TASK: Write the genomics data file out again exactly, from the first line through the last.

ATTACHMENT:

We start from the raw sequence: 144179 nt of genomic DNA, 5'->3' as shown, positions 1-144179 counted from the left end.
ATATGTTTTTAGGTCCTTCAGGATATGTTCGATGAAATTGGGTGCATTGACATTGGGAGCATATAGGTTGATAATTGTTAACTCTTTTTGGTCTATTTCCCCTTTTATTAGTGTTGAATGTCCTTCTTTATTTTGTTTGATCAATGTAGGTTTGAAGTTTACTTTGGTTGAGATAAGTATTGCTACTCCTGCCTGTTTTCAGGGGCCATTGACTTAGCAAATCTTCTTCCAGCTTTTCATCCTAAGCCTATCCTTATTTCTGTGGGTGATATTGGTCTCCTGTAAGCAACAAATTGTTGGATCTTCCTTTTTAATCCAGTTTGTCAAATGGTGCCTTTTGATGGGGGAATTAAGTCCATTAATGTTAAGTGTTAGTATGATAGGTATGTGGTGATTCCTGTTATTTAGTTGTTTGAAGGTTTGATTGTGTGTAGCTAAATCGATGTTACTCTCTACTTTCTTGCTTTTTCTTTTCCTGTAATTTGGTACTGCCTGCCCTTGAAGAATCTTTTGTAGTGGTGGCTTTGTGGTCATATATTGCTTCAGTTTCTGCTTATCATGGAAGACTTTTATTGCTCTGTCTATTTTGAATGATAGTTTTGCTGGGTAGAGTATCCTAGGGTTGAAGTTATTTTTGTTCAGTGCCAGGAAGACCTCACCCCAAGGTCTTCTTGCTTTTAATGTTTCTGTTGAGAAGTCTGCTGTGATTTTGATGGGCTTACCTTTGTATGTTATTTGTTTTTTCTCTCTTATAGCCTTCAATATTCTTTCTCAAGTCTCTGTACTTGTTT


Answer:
We start from the raw sequence: 144179 nt of genomic DNA, 5'->3' as shown, positions 1-144179 counted from the left end.
ATATGTTTTTAGGTCCTTCAGGATATGTTCGATGAAATTGGGTGCATTGACATTGGGAGCATATAGGTTGATAATTGTTAACTCTTTTTGGTCTATTTCCCCTTTTATTAGTGTTGAATGTCCTTCTTTATTTTGTTTGATCAATGTAGGTTTGAAGTTTACTTTGGTTGAGATAAGTATTGCTACTCCTGCCTGTTTTCAGGGGCCATTGACTTAGCAAATCTTCTTCCAGCTTTTCATCCTAAGCCTATCCTTATTTCTGTGGGTGATATTGGTCTCCTGTAAGCAACAAATTGTTGGATCTTCCTTTTTAATCCAGTTTGTCAAATGGTGCCTTTTGATGGGGGAATTAAGTCCATTAATGTTAAGTGTTAGTATGATAGGTATGTGGTGATTCCTGTTATTTAGTTGTTTGAAGGTTTGATTGTGTGTAGCTAAATCGATGTTACTCTCTACTTTCTTGCTTTTTCTTTTCCTGTAATTTGGTACTGCCTGCCCTTGAAGAATCTTTTGTAGTGGTGGCTTTGTGGTCATATATTGCTTCAGTTTCTGCTTATCATGGAAGACTTTTATTGCTCTGTCTATTTTGAATGATAGTTTTGCTGGGTAGAGTATCCTAGGGTTGAAGTTATTTTTGTTCAGTGCCAGGAAGACCTCACCCCAAGGTCTTCTTGCTTTTAATGTTTCTGTTGAGAAGTCTGCTGTGATTTTGATGGGCTTACCTTTGTATGTTATTTGTTTTTTCTCTCTTATAGCCTTCAATATTCTTTCTCAAGTCTCTGTACTTGTTT